“This a serious challenge for us. We love our people and we think they’re worth a million dollars, right? But now we need to rethink our wages for existing and new employees to make sure we reward them appropriately.”

Their solution has been to offer what most of their employees want, which is flexibility. They’ll give their employees more control over their work schedules and the ability to take extended vacations. Larger companies may be able to pay a higher wage, but they often won’t give their workers that much flexibility.

Financing challenges

Beyond hiring and managing new technology however, Carmen and Gina found that managing their finances is often one of their biggest challenges. Carmen says, “having cash flow challenges can put somebody in a position of almost wanting to have a mental breakdown. That’s the easiest way for me to put it. When it gets to that point, you just start sweating. You don’t sleep at night.”

They discovered getting the financing they needed as a small business was much tougher than people think.

When they looked into getting a loan from their bank, they found that “the amount of paperwork that you have to do is ridiculous. New York City offers these agencies that can help guide you through things, and you’ll go to them for assistance, but they’ll ask for pages and pages of documents, and before you know it the process takes 30 days just to get the paperwork together, then you have to submit, and then you have to wait. It’s extremely challenging.”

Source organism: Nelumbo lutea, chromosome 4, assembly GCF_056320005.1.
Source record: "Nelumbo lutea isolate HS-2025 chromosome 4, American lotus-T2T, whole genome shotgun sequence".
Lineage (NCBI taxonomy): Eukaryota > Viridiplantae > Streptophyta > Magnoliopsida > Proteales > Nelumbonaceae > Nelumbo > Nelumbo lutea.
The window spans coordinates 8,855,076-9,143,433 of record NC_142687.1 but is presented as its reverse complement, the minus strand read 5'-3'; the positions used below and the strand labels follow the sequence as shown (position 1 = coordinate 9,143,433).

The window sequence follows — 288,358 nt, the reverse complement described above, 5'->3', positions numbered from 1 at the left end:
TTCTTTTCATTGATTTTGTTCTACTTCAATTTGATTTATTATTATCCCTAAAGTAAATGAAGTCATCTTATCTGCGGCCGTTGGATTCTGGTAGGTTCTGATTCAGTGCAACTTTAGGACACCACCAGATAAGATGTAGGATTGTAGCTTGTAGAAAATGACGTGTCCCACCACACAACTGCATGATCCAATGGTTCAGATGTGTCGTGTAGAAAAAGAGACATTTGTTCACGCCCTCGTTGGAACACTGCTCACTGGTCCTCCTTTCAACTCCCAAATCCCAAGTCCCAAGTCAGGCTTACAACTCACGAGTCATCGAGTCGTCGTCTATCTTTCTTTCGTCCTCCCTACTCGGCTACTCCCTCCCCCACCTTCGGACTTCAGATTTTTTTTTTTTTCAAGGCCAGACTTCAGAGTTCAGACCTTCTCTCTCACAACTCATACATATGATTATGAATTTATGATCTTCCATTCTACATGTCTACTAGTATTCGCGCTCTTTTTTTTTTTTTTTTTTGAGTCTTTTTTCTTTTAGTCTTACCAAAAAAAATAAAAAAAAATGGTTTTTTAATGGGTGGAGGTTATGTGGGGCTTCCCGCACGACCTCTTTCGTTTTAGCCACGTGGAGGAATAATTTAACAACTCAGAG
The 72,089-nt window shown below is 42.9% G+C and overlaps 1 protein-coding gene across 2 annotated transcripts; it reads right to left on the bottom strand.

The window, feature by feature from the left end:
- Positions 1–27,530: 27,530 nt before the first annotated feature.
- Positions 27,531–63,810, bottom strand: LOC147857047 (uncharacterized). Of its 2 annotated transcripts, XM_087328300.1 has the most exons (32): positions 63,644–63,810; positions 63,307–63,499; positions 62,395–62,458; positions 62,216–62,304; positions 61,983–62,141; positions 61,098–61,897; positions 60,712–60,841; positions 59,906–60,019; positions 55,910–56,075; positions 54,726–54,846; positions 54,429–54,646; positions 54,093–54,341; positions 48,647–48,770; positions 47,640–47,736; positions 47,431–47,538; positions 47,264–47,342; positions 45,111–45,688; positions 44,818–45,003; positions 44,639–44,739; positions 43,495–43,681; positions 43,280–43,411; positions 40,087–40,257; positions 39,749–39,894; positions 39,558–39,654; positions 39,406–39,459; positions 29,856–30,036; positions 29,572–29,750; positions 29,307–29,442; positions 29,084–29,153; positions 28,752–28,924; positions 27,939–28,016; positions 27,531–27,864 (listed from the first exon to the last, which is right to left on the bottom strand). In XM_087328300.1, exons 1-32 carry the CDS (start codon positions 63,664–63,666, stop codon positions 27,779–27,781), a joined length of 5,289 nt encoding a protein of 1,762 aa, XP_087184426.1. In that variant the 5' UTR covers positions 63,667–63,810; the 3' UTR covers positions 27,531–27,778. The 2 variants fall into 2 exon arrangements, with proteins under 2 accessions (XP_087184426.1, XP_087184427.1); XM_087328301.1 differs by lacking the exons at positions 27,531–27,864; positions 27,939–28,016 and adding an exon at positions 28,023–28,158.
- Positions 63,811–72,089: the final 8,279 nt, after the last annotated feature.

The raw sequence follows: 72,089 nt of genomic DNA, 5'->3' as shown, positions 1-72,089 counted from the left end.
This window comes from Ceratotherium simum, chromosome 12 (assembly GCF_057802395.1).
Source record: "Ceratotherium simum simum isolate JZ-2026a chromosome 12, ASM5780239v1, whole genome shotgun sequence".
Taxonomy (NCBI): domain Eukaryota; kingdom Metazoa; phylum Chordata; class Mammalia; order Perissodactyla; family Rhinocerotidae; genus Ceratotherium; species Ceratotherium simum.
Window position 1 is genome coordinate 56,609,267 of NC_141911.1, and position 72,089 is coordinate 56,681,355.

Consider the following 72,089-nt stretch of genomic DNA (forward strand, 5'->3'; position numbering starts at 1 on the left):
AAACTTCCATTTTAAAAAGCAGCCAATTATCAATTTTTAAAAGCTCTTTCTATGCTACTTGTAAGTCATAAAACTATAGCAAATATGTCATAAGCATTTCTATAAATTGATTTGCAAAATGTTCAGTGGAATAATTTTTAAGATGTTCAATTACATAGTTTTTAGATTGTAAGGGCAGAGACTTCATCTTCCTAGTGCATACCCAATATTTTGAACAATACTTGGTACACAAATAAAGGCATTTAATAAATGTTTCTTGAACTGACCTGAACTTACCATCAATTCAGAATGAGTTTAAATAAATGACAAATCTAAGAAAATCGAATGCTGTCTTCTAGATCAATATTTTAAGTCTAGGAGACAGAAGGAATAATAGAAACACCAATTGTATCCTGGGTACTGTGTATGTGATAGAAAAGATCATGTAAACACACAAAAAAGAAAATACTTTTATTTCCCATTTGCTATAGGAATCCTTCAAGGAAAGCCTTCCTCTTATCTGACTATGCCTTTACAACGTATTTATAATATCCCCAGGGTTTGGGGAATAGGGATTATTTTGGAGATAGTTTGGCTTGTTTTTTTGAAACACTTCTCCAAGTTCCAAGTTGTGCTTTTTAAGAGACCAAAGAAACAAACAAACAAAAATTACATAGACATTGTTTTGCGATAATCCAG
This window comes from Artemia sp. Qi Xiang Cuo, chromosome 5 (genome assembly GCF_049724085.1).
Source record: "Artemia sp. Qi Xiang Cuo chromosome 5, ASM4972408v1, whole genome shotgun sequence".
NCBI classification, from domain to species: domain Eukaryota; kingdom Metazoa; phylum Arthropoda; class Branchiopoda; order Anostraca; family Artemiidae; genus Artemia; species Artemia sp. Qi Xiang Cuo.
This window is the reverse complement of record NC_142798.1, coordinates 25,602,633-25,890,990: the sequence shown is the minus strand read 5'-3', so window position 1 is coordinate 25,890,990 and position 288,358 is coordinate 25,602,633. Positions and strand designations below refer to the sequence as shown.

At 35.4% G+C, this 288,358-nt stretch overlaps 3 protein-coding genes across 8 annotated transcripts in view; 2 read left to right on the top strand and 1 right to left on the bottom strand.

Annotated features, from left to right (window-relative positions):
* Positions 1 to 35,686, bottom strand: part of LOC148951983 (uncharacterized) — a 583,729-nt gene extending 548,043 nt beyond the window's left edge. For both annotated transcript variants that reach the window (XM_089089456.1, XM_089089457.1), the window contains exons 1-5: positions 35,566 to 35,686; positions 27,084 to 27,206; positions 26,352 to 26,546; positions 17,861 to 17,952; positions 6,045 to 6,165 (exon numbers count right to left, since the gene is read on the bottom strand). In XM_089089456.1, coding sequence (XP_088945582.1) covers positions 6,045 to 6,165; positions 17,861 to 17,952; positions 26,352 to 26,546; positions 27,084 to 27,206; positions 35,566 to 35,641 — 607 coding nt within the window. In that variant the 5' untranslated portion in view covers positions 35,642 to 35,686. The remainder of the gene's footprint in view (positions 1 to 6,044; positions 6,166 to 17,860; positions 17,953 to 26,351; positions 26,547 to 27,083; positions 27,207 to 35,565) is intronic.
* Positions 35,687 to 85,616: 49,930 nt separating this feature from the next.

After all that, they learned they couldn’t even get a line of credit from their bank.

They found that working with OnDeck was much simpler: “now it’s been three years that I’ve been with OnDeck, and unlike the banks I hear from my rep every six months or so checking in to see how we’re doing. That doesn’t really happen anywhere else.”

“The initial process with OnDeck was so easy too. I submitted all of my paperwork. That probably took only a day to gather. They don’t ask for a huge list of documents. And I’m going to tell you that I probably had an answer within the next day, and the funds were in my account the next day after that. That’s maybe three or four days for the whole process.”